Amazon has a new ad out for the Kindle Fire HDX that uses the new iPad Air as a scapegoat. It brags about how the HDX has more pixels (hardly any more), weighs less, and costs less.
Ho-hum. Microsoft, Nokia, and every other competitors make plenty of ads based on practically the same formula. What makes this new one from Amazon special is the iPad Air’s narrator. “This is the magical new iPad Air,” says the male voice with a slightly British accent—perhaps a subtle dig at Sir Jony Ive?
There are far more egregious examples of anti-Apple ads from other tech companies, and Amazon does make good points about the HDX weighing and costing less. Not sure why the narrator for the HDX has such a weird twang, but oh well. At least Amazon won’t have to pull this ad out of embarrassment.
You’ve probably heard that the new iPad mini with Retina display has a significantly smaller color gamut that the larger iPad Air, but how does it compete against rival tablets like the Google Nexus 7 and Amazon’s new Kindle Fire HDX?
According to the experts at DisplayMate, not very well. In fact, the new iPad mini came a “distant third” in their tablet display shootout, thanks to Apple’s “inexcusable” decision to use old technology.
“Apple was once the leader in mobile displays, unfortunately it has fallen way behind,” DisplayMate says.
I’m a genuine believer that even if you have an iPad, there’s room for an e-ink Kindle in your life if you love to read. No one is questioning the design or hardware superiority of the iPad, but the truth is, it’s the distinction between a general use device and a specialized device. An iPad may game, check email, play video, and more, but a Kindle is perfectly suited to the one task it’s meant for — reading books — in a way that the iPad never really can be.
It’s hard for me to really get too bent out of shape about Amazon’s newest ad for the Kindle Paperwhite (a fantastic e-reader), showing users trying to read books on the iPad and Kindle in bright outdoor light. The iPad is criticized for the constant glare bouncing off the screen, while the Kindle is praised for being easy-on-the-eyes.
That’s all true. The iPad kind of sucks at outdoor reading compared to the Kindle. But in the dark, it can do so much more.
Thinking about upgrading your old iPad to an iPad Air, or a new iPad mini with Retina display? Well, Target wants to help. The retailer is now offering customers at least $200 in store credit when they trade in any old iPad, including the original model.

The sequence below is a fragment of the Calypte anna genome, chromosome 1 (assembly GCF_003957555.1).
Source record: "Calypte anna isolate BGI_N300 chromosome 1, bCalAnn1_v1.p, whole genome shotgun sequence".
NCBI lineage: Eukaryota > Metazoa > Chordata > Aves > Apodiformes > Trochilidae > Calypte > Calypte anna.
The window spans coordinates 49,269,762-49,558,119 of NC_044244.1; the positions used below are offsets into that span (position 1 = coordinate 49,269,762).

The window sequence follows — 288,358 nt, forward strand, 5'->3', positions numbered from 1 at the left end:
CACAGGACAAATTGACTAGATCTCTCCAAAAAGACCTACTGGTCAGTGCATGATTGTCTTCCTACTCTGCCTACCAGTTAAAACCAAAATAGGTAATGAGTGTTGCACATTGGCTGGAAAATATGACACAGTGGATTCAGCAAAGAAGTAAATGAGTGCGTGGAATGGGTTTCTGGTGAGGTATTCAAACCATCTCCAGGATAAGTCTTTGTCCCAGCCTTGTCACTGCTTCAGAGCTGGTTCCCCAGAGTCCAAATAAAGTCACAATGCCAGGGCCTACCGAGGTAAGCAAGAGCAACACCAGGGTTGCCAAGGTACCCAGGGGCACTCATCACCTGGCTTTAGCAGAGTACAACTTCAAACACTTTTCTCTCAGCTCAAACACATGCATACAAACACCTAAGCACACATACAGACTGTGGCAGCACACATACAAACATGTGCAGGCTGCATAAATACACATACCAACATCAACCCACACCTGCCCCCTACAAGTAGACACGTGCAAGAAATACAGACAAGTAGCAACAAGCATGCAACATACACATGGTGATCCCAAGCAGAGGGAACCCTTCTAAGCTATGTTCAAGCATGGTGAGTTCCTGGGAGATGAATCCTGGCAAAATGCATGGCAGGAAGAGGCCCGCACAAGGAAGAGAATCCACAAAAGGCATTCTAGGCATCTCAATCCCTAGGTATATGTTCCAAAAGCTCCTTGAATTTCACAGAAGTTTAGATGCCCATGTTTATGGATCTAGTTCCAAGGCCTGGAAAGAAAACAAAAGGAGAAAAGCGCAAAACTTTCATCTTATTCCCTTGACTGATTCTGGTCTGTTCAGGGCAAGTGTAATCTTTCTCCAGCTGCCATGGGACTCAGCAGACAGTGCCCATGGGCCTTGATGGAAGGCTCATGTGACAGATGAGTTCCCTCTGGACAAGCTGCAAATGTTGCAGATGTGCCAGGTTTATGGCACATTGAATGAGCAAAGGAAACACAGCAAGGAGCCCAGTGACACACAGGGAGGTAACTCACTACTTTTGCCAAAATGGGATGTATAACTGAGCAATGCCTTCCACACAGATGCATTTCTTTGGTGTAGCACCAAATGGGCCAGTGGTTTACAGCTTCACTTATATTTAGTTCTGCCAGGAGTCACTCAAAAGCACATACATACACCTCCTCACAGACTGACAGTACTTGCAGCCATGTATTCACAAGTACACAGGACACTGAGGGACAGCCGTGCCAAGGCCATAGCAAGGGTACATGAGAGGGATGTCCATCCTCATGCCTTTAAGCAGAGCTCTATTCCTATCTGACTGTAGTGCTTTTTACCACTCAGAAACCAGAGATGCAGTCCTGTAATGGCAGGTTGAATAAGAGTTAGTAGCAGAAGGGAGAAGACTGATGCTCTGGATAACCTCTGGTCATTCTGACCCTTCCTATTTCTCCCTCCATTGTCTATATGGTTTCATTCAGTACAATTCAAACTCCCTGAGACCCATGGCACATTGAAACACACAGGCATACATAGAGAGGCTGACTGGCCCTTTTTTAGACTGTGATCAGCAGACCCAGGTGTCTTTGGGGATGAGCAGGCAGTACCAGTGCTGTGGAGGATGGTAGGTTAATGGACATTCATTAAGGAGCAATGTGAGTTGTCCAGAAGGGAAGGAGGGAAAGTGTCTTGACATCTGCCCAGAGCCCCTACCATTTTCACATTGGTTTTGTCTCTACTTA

Amazon announced this morning that it has updated its desktop Cloud Player to include support for Mac, after launching the desktop app earlier this year on PC only.
Cloud Player for Mac allow Mac users to manage their entire music library regardless of whether you’re online or offline. The app also lets you shop for music on on Amazon’s catalog of over 25 million songs.
It’s been well over a year since the Apple TV received a significant refresh, so we’ve long been wondering whether Apple was planning to unveil a new model at its iPad event this fall. Amazon listings in France and Germany seem to suggest that’s the case, with the $99 set-top box now out of stock until October 23 — a day after Apple’s event.
Amazon’s Whispersync for voice was always an interesting curiosity: You can read a book on your Kindle, seamlessly switch to the Audiobook version, and then switch back again, all without losing your place. This works thanks to the fact that Amazon owns Audible, the biggest audiobook seller around.
The service just got a lot easier to use, thanks to a doubling of compatible titles, and a new Matchmaker service which automatically pairs up any books you already own, and lets you grab the audio version for a big discount.
Amazon is gearing up to launch a new set-top box that hopes to compete with the Apple TV and other video streaming devices this holiday, The Wall Street Journal reports. It’s understood the device is small and resembles a Roku, and it will run apps and provide content from a variety of sources, including Amazon’s own Prime service.
Apple will be “unable” to launch a new iPad mini with Retina display this month due to supply constraints, according to sources in its supply chain, who have been speaking to Reuters. It’s thought the new device will only be available in “limited quantities” this year — if at all — and there’s a possibility it won’t be ready in time for the lucrative holiday shopping season.